* The aftermath of conflict leaves behind dangerous debris hidden beneath the waters.
* Others not part of the original conflict are inevitably drawn in and their lives suffer.
* It takes years for the destructive debris to be removed and for the bridges to be rebuilt.

The call to unity is a strong theme in the New Testament and we neglect the task of maintaining our unity with other believers at our peril. God’s work is always hindered by the destruction of the bridges of fellowship. When this happens, it has serious consequences. Turning a blind eye to the resulting destruction surely grieves the Holy Spirit. Those who are spiritually minded and open to the Lord’s direction are given the courage and vision to rebuild the broken bridges.

If you do some research on the history of civil engineering, you will discover some interesting features about bridge-building:

* Some people are given a vision to build bridges where none have previously existed.
* Some bridges are never built because of vested interests.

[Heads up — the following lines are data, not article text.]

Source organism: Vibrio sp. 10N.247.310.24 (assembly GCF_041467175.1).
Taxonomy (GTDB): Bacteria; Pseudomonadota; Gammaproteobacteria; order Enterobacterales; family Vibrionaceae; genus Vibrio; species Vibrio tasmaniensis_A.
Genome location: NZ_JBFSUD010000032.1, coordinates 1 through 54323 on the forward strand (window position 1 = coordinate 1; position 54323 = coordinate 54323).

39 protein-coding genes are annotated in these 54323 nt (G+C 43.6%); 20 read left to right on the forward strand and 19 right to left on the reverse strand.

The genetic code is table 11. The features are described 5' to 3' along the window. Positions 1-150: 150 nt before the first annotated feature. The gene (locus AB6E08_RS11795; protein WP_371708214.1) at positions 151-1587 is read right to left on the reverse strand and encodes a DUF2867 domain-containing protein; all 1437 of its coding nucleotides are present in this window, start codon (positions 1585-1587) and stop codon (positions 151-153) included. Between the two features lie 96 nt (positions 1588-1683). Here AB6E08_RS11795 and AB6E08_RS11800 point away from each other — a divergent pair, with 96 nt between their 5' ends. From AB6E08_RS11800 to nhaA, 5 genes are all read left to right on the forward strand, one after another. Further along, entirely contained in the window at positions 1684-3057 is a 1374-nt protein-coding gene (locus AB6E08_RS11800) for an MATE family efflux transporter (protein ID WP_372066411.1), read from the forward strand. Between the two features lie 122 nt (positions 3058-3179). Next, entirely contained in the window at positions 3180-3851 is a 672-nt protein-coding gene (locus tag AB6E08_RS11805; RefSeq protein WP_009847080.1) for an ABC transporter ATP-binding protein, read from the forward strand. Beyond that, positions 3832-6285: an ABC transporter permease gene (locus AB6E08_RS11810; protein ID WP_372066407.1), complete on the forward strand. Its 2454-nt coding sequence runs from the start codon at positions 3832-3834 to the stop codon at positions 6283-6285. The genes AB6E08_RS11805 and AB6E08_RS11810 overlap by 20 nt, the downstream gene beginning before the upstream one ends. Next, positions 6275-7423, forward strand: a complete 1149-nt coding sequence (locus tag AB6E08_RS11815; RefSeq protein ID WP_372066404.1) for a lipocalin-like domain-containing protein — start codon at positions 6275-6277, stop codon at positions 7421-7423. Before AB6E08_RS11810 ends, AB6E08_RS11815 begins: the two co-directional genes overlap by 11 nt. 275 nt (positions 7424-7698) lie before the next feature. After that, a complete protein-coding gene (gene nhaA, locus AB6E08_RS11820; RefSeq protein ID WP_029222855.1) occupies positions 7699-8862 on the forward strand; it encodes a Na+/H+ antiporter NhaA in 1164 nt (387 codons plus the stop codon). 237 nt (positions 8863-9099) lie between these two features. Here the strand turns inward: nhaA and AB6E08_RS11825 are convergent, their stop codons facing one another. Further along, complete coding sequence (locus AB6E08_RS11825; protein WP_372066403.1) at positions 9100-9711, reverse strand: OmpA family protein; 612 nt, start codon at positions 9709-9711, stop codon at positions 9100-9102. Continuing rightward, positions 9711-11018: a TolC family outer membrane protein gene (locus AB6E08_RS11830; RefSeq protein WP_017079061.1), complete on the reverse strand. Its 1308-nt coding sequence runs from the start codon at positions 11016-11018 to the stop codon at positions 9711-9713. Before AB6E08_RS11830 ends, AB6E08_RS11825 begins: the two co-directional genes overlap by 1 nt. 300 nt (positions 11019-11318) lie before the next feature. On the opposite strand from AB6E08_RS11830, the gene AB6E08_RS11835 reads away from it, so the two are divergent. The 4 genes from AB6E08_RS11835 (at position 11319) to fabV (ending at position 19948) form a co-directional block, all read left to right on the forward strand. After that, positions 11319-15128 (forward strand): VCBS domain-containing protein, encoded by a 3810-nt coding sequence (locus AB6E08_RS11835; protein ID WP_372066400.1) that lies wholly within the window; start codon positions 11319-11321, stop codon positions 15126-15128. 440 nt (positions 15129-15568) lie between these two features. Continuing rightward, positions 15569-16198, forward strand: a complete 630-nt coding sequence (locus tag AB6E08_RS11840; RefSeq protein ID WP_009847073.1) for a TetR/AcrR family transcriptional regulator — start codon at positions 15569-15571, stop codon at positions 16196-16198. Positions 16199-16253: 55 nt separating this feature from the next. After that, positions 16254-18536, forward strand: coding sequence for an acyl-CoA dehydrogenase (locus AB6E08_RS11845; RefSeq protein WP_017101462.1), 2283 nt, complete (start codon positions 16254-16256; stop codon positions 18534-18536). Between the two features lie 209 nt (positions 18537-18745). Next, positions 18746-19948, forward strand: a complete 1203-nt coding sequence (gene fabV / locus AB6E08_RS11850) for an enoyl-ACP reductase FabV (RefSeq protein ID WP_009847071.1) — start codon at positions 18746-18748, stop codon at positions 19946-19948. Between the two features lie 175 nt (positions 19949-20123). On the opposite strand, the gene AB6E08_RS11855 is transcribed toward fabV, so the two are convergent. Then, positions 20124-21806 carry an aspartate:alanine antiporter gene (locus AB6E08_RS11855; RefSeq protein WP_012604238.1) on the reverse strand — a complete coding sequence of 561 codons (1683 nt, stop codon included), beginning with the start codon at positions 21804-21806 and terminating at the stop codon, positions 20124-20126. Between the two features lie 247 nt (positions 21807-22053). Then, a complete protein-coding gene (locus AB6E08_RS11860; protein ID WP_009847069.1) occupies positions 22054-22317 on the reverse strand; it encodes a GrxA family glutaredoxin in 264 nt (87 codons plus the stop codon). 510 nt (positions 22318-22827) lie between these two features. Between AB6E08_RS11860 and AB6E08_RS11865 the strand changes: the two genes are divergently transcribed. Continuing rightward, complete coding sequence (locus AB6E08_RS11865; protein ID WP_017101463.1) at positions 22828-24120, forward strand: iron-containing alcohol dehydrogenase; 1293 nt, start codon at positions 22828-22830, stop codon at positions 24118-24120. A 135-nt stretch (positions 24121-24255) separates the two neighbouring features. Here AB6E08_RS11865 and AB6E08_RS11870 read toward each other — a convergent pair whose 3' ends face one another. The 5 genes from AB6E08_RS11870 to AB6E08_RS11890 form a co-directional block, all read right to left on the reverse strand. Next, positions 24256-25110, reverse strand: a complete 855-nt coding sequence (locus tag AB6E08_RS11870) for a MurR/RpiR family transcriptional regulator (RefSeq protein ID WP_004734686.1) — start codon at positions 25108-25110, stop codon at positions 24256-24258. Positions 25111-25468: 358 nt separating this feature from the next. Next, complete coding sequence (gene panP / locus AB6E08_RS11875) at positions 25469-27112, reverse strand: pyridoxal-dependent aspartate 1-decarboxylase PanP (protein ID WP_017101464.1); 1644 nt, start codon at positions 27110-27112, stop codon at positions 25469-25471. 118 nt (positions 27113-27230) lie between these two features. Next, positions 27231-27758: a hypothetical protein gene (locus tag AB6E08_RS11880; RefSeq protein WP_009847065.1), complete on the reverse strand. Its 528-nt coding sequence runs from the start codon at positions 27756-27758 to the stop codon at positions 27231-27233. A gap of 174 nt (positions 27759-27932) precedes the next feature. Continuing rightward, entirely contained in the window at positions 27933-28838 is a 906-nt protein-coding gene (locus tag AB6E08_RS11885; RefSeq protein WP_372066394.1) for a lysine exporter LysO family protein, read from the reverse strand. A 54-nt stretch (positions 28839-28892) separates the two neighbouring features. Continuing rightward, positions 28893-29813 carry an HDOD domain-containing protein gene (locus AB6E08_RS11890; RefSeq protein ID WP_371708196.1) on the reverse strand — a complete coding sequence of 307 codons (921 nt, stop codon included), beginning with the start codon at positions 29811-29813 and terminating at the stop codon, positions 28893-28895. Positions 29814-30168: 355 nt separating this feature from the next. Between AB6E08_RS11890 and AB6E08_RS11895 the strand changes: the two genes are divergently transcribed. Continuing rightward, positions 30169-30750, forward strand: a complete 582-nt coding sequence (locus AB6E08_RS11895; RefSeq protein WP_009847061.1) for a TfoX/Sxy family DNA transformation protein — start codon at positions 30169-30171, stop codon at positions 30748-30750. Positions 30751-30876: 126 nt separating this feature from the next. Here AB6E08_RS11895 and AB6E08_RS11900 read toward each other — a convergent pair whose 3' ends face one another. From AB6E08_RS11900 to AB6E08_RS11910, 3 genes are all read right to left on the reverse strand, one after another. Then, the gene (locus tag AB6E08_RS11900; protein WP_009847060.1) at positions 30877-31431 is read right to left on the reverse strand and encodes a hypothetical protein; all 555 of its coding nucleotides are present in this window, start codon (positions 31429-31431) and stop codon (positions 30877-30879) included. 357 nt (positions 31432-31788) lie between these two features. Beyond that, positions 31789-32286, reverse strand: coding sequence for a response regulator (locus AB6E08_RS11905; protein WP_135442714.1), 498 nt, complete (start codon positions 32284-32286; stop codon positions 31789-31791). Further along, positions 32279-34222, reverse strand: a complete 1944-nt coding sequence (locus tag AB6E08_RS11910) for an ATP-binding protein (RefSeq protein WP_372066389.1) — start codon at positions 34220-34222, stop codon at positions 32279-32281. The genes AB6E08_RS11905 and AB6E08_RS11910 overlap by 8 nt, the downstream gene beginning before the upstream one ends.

* Some bridges have to be dismantled and rebuilt when their working life is over.
* People can lose their lives in the cause of bridge-building.

A dominant experience which I encounter everywhere in the world is the capacity of Christians to exclude one another from full fellowship in the body of Christ. The pain of exclusion is present whenever ethnic origins, ancient animosities or doctrinal convictions become a more powerful force than the bloodline of life together in Christ in the believing community of the church.

In Latin America, it is sometimes enmity between traditional denominations and newer Pentecostal churches; in parts of Eastern Europe, it can be the superior relationship of the Orthodox church to every other Christian tradition; in the Balkan region, it is the ethnic tensions between Christian groupings; in North America, it is the ideological power of evangelical fundamentalism which excludes others; in Africa, it is tribal loyalties that can murderously divide; and in the United Kingdom, it can be the judgmentalism and lovelessness between evangelicals. What is common to all is the failure to cope with otherness – the simple fact of others being strangely different leads to damaging alienation.